The spider moves around the stem of the plant and deftly starts to weave her web, aiming for a shimmering double helix it appears. I haunch down to get a closer look at the spinnerets at the back of her body. As she presses them against the stem, a strand of liquid silk emerges. Moving away, the viscid liquid hardens in the air. I know that she’s watching me too, and briefly, her glittering eyes meet mine.
I say something about how fragile and broken her web looks, and she stops weaving; coats her legs with an oily substance from her mouth and tumbles through the foliage, landing at my feet. Her body now resembles that of a praying mantis – at least she stands upright, for which I am grateful. The crouching posture of spiders scare me and I’ve often thought that if only they had two legs instead of eight, no-one would suffer from arachnophobia.
We have a conversation; I feel like a child being gently scolded by her mother. (I think Charlotte’s Web entered the dream right about here.) What do I know about weaving webs? she wants do know. What do I know about catching prey? What – after all – do I know about keeping my self alive; about survival?
This image best resembles my dream spider’s web…slightly broken, yet with potential. This is the work of Francis Crick and James D. Watson, presenting their proposal for the double-helical structure of DNA and its replication scheme. If you have to, read more at: http://prl.aps.org/50years/timeline/DNA%20double%20helix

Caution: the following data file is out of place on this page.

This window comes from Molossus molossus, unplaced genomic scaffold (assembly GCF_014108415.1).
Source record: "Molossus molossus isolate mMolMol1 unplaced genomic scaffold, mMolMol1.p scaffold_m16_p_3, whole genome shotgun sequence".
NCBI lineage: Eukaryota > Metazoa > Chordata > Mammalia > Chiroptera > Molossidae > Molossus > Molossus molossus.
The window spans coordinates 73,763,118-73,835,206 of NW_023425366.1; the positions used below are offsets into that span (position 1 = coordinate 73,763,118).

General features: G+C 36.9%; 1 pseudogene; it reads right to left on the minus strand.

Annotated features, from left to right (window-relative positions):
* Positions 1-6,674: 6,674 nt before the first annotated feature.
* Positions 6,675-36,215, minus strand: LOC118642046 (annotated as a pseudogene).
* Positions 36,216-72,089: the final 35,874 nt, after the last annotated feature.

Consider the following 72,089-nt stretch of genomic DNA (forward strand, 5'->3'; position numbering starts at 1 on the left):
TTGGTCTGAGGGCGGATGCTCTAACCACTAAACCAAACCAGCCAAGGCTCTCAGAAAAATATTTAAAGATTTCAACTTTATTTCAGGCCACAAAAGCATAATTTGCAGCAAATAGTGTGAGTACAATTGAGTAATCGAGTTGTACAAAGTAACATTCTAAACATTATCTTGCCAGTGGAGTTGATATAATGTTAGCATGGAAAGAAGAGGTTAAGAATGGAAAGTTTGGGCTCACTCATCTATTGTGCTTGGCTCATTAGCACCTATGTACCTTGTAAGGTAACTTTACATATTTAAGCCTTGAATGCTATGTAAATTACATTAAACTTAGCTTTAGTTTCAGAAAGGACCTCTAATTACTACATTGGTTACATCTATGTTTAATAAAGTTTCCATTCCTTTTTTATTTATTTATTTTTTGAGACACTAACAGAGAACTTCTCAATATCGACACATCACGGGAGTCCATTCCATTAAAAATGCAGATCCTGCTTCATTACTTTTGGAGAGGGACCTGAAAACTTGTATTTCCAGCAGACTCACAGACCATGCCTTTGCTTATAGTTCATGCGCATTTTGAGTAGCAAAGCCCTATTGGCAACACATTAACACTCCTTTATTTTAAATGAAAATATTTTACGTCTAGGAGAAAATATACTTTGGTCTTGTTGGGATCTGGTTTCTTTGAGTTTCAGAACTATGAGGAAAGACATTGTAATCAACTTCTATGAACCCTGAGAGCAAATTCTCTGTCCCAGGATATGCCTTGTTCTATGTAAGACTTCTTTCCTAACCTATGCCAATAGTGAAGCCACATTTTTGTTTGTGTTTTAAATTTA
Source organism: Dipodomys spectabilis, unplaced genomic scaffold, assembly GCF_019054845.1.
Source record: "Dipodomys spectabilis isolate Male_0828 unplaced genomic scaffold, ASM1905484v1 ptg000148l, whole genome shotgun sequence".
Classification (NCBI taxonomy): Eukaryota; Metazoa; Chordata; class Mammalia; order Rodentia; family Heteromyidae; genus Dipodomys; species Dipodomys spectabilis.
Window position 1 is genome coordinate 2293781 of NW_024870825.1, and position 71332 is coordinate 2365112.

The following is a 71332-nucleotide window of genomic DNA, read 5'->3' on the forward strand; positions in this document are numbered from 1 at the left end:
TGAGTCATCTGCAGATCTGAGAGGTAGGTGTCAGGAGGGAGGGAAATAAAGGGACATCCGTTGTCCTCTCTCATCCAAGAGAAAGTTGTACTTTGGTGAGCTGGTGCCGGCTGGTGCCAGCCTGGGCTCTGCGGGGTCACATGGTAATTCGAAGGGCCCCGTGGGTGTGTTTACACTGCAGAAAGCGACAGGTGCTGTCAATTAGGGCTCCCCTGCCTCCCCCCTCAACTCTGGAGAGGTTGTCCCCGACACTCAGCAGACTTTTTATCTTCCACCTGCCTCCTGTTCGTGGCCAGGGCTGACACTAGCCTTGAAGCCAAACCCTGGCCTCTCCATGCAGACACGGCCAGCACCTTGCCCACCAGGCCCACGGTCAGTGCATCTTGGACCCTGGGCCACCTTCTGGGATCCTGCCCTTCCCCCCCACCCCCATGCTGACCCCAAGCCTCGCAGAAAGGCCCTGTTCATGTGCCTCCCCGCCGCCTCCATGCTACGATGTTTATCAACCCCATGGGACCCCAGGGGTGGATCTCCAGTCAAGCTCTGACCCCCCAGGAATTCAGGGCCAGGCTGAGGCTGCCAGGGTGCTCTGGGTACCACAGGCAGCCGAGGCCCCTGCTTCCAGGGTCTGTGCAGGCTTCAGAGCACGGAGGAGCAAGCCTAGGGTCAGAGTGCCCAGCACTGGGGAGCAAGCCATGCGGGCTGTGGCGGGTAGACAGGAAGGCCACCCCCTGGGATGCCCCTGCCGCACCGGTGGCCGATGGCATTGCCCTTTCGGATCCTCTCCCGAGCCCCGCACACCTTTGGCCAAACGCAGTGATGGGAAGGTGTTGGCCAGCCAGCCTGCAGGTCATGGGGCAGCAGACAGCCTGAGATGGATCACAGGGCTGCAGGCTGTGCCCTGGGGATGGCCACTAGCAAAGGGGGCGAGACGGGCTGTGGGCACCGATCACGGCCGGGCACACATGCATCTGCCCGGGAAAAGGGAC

Argiope australis. Dream spider. Visiting http://www.take-a-hike.co.za/ will tell you more.
I have no answer to give my spider mother and watch mutely as she scampers back into position to continue her important work.
At a cellular level, everything and everybody gets reduced to pure pattern. This knowledge excites me and feeds my creative process. I seek for hexagons everywhere – delighted when I found it on the flat stone that my hand-wash basin soap rests on: a delicate tracing of hexagons where the soap bubbles have burst and dried.
Chemical building blocks are the basis for all living organisms on our planet, and some elements are found in greater abundance: oxygen, carbon, hydrogen, nitrogen, calcium and phosphorus.
This image from http://spie.org/ is an example of why hexagons excite me so much. This computerised model is of carbon foam (honeycomb graphite).
…and this illustration of dancing hydrogen bonds further proves my point.
This image depicts the calcium carbonate biomineralisation model studied by the research team at nsls.bnl.gov. Could also easily be a designer carpet or wall hanging.